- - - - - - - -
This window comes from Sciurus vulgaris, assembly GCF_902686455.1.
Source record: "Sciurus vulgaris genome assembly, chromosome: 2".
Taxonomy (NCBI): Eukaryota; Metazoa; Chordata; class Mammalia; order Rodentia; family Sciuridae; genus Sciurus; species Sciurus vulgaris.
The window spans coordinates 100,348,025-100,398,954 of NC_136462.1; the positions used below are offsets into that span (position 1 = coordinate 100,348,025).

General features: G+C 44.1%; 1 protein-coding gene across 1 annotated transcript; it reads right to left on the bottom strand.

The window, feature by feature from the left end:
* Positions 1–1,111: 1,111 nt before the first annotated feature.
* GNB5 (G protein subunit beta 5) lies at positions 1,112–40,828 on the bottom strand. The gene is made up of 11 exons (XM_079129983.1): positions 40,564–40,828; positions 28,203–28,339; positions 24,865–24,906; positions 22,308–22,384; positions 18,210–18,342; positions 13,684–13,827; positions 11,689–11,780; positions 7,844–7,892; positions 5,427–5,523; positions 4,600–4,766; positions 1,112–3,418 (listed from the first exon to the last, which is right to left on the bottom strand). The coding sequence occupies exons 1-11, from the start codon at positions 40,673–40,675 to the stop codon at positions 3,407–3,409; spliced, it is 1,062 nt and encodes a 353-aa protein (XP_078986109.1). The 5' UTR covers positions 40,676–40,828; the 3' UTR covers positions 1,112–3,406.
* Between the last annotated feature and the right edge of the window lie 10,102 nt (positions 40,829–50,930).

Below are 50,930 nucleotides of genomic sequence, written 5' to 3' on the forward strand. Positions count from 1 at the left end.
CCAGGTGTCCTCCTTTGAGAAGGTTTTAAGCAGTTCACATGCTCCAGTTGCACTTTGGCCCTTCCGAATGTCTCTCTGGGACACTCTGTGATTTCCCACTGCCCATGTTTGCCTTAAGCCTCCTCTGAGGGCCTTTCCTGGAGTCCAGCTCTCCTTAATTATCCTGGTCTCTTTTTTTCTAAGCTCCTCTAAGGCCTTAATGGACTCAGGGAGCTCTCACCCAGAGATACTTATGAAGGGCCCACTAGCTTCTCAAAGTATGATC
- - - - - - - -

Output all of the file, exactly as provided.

This window comes from Sciurus vulgaris, assembly GCF_902686455.1.
Source record: "Sciurus vulgaris genome assembly, chromosome: 2".
Taxonomy (NCBI): Eukaryota; Metazoa; Chordata; class Mammalia; order Rodentia; family Sciuridae; genus Sciurus; species Sciurus vulgaris.
The window spans coordinates 100,348,025-100,398,954 of NC_136462.1; the positions used below are offsets into that span (position 1 = coordinate 100,348,025).

General features: G+C 44.1%; 1 protein-coding gene across 1 annotated transcript; it reads right to left on the bottom strand.

The window, feature by feature from the left end:
* Positions 1–1,111: 1,111 nt before the first annotated feature.
* GNB5 (G protein subunit beta 5) lies at positions 1,112–40,828 on the bottom strand. The gene is made up of 11 exons (XM_079129983.1): positions 40,564–40,828; positions 28,203–28,339; positions 24,865–24,906; positions 22,308–22,384; positions 18,210–18,342; positions 13,684–13,827; positions 11,689–11,780; positions 7,844–7,892; positions 5,427–5,523; positions 4,600–4,766; positions 1,112–3,418 (listed from the first exon to the last, which is right to left on the bottom strand). The coding sequence occupies exons 1-11, from the start codon at positions 40,673–40,675 to the stop codon at positions 3,407–3,409; spliced, it is 1,062 nt and encodes a 353-aa protein (XP_078986109.1). The 5' UTR covers positions 40,676–40,828; the 3' UTR covers positions 1,112–3,406.
* Between the last annotated feature and the right edge of the window lie 10,102 nt (positions 40,829–50,930).

Below are 50,930 nucleotides of genomic sequence, written 5' to 3' on the forward strand. Positions count from 1 at the left end.
CCAGGTGTCCTCCTTTGAGAAGGTTTTAAGCAGTTCACATGCTCCAGTTGCACTTTGGCCCTTCCGAATGTCTCTCTGGGACACTCTGTGATTTCCCACTGCCCATGTTTGCCTTAAGCCTCCTCTGAGGGCCTTTCCTGGAGTCCAGCTCTCCTTAATTATCCTGGTCTCTTTTTTTCTAAGCTCCTCTAAGGCCTTAATGGACTCAGGGAGCTCTCACCCAGAGATACTTATGAAGGGCCCACTAGCTTCTCAAAGTATGATC